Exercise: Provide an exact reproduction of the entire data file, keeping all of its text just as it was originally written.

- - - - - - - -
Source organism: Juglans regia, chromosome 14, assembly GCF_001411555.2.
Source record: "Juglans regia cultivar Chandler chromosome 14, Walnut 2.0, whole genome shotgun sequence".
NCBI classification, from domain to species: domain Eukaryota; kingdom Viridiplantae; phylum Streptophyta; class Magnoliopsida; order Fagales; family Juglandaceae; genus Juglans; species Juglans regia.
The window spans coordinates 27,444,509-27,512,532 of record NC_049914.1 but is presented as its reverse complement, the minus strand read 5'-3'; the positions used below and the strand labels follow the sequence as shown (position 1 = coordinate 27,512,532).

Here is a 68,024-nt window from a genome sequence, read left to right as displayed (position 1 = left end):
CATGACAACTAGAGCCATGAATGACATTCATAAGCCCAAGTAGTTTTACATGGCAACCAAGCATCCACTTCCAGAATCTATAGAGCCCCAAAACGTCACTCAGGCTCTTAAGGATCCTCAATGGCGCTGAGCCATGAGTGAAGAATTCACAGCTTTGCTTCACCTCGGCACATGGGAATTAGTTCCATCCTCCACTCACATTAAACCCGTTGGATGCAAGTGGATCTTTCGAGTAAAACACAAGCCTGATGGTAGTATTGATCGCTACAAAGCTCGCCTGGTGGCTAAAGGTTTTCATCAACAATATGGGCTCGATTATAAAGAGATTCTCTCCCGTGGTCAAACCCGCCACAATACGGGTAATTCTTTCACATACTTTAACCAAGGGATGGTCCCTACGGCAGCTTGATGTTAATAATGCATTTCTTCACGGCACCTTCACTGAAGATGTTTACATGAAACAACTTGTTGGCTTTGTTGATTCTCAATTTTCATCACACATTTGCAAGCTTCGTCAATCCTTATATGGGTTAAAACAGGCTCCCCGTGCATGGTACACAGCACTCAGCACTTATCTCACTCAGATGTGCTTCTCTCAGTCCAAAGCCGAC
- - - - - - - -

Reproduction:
Source organism: Juglans regia, chromosome 14, assembly GCF_001411555.2.
Source record: "Juglans regia cultivar Chandler chromosome 14, Walnut 2.0, whole genome shotgun sequence".
NCBI classification, from domain to species: domain Eukaryota; kingdom Viridiplantae; phylum Streptophyta; class Magnoliopsida; order Fagales; family Juglandaceae; genus Juglans; species Juglans regia.
The window spans coordinates 27,444,509-27,512,532 of record NC_049914.1 but is presented as its reverse complement, the minus strand read 5'-3'; the positions used below and the strand labels follow the sequence as shown (position 1 = coordinate 27,512,532).

Here is a 68,024-nt window from a genome sequence, read left to right as displayed (position 1 = left end):
CATGACAACTAGAGCCATGAATGACATTCATAAGCCCAAGTAGTTTTACATGGCAACCAAGCATCCACTTCCAGAATCTATAGAGCCCCAAAACGTCACTCAGGCTCTTAAGGATCCTCAATGGCGCTGAGCCATGAGTGAAGAATTCACAGCTTTGCTTCACCTCGGCACATGGGAATTAGTTCCATCCTCCACTCACATTAAACCCGTTGGATGCAAGTGGATCTTTCGAGTAAAACACAAGCCTGATGGTAGTATTGATCGCTACAAAGCTCGCCTGGTGGCTAAAGGTTTTCATCAACAATATGGGCTCGATTATAAAGAGATTCTCTCCCGTGGTCAAACCCGCCACAATACGGGTAATTCTTTCACATACTTTAACCAAGGGATGGTCCCTACGGCAGCTTGATGTTAATAATGCATTTCTTCACGGCACCTTCACTGAAGATGTTTACATGAAACAACTTGTTGGCTTTGTTGATTCTCAATTTTCATCACACATTTGCAAGCTTCGTCAATCCTTATATGGGTTAAAACAGGCTCCCCGTGCATGGTACACAGCACTCAGCACTTATCTCACTCAGATGTGCTTCTCTCAGTCCAAAGCCGAC